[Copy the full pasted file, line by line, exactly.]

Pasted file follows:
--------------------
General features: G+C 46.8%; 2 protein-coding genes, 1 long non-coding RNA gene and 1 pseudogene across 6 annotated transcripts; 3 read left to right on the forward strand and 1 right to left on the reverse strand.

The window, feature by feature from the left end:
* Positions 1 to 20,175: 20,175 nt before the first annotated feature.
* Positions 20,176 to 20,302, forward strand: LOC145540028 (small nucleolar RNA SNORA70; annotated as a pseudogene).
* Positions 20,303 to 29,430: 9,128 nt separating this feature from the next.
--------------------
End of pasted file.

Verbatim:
General features: G+C 46.8%; 2 protein-coding genes, 1 long non-coding RNA gene and 1 pseudogene across 6 annotated transcripts; 3 read left to right on the forward strand and 1 right to left on the reverse strand.

The window, feature by feature from the left end:
* Positions 1 to 20,175: 20,175 nt before the first annotated feature.
* Positions 20,176 to 20,302, forward strand: LOC145540028 (small nucleolar RNA SNORA70; annotated as a pseudogene).
* Positions 20,303 to 29,430: 9,128 nt separating this feature from the next.